Thursday, August 07, 2008

Waterwalk

Mia stunned me again Friday night with one of her insights. I have to give a disclaimer. She doesn't watch Veggie Tales very often, just on Saturday mornings. She hasn't been to Sunday School or Bible School in several weeks because I've been ill, and Jesse doesn't like to take her when he's alone (she squirms too much for him). I don't read the Bible to her nearly as often as I should. I'm letting you know all of this to see that the things that she comes up with come from someplace inside of her and not from something that's she's seen or heard.


So Friday night we're cuddling in bed, and she says, "Ya know Mommy, when you hurt someone else, you're really hurting yourself too." It took a couple seconds for what she said to sink in, and then I nodded in agreement. She closed her eyes for a moment, then looked at me again and said, "Ya know what else Mommy. You're not just hurting someone else and yourself, but you're hurting God too!" "Yup," I agreed and gave her a hug and a kiss. Whenever I've heard someone describe a child as an old soul, I imagine a solemn child. Mia doesn't have one ounce of solemnity in her, but the wisdom that comes from her lips just moves me. It's not a new idea that to hurt someone else makes you hurt yourself and God as well, but to hear it from a 5-1/2 year old makes it stick.

Waterwalk by Steven Faulkner is the story of a man's desire to connect with his 16-year-old son. Faulkner decided in 1996 to retrace the steps of Marquette and Joliet, the first white men to see the Mississippi River by traveling from St. Ignace in the Upper Peninsula of Michigan, down to Green Bay, across Wisconsin on the Fox River to the Wisconsin River to the Mississippi and then down to St. Louis Missouri. It's a trip of over 1000 miles, and the two men made it in a canoe they named Natty Bumpo. I was intrigued by the book because Faulkner actually stopped and visited not only Green Bay, but Oconto, which is only 20 miles away from my home. Faulkner writes with an amazingly lyrical voice quoting poetry and philosophy about a wide range of subjects, but always weaving it gently into the narrative. Faulkner and his son Justin faced a series of adventures, and the friendliness that they encountered in Northeastern Wisconsin makes me proud to be a resident. The story would tend to lag in places, but the book begins with a major car accident, and a few details are carefully portioned out throughout the remainder of the book creating a sense of urgency and fear for the future. The book is beautifully written and was a joy to read.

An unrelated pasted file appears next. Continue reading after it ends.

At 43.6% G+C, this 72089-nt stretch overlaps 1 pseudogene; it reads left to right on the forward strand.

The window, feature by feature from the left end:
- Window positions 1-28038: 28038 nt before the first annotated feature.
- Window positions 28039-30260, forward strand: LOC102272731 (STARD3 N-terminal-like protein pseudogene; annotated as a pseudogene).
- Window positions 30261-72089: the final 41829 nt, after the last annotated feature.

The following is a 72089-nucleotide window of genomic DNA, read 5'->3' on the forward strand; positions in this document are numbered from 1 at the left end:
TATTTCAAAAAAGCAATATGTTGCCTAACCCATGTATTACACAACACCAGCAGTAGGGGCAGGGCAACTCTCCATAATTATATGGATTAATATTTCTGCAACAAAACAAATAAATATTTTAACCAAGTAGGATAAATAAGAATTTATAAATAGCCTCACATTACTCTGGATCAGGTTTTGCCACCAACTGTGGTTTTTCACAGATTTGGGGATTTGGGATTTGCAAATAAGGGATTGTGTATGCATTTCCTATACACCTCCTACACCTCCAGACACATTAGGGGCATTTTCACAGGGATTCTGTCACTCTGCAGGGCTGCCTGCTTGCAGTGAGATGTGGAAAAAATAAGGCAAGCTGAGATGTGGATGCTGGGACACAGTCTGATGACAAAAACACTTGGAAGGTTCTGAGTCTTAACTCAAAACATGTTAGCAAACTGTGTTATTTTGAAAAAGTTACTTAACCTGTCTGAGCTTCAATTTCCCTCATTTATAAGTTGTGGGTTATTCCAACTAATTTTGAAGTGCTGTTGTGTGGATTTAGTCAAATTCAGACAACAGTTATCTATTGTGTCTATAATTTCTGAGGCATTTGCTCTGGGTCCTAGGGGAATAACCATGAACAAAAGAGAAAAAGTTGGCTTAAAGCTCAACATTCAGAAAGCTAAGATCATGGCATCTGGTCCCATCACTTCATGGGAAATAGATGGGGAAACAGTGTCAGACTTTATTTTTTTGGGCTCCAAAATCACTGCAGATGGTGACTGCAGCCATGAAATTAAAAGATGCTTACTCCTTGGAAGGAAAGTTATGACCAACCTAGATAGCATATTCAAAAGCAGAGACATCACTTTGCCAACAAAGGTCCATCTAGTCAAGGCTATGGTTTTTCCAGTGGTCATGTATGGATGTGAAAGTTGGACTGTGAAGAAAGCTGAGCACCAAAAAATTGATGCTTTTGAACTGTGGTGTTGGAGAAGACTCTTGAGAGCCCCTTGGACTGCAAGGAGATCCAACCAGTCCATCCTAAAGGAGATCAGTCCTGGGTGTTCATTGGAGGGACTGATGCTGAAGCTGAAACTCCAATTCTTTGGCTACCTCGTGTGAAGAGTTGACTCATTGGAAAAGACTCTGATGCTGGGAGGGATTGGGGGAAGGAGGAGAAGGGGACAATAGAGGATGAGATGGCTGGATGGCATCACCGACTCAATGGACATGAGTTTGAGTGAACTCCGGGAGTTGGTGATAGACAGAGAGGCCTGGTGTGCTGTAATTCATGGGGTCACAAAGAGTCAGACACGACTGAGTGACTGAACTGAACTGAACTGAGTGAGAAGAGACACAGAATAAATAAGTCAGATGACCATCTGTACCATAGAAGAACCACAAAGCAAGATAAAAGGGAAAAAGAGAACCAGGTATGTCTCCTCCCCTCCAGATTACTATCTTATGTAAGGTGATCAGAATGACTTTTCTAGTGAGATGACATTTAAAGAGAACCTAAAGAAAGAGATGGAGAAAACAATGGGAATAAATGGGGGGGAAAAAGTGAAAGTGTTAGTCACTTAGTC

We are off for our annual camping trip in Wallace Michigan. Hopefully we're having a wonderful time!

1 comments:

Jo said...

"Out of the mouths of babes" I believe is the saying that best applies. It never ceases to amaze me what these little ones say. As a Grandma of many, I have heard quite a lot over the years that has made me sit up and pay attention. Thank you for sharing.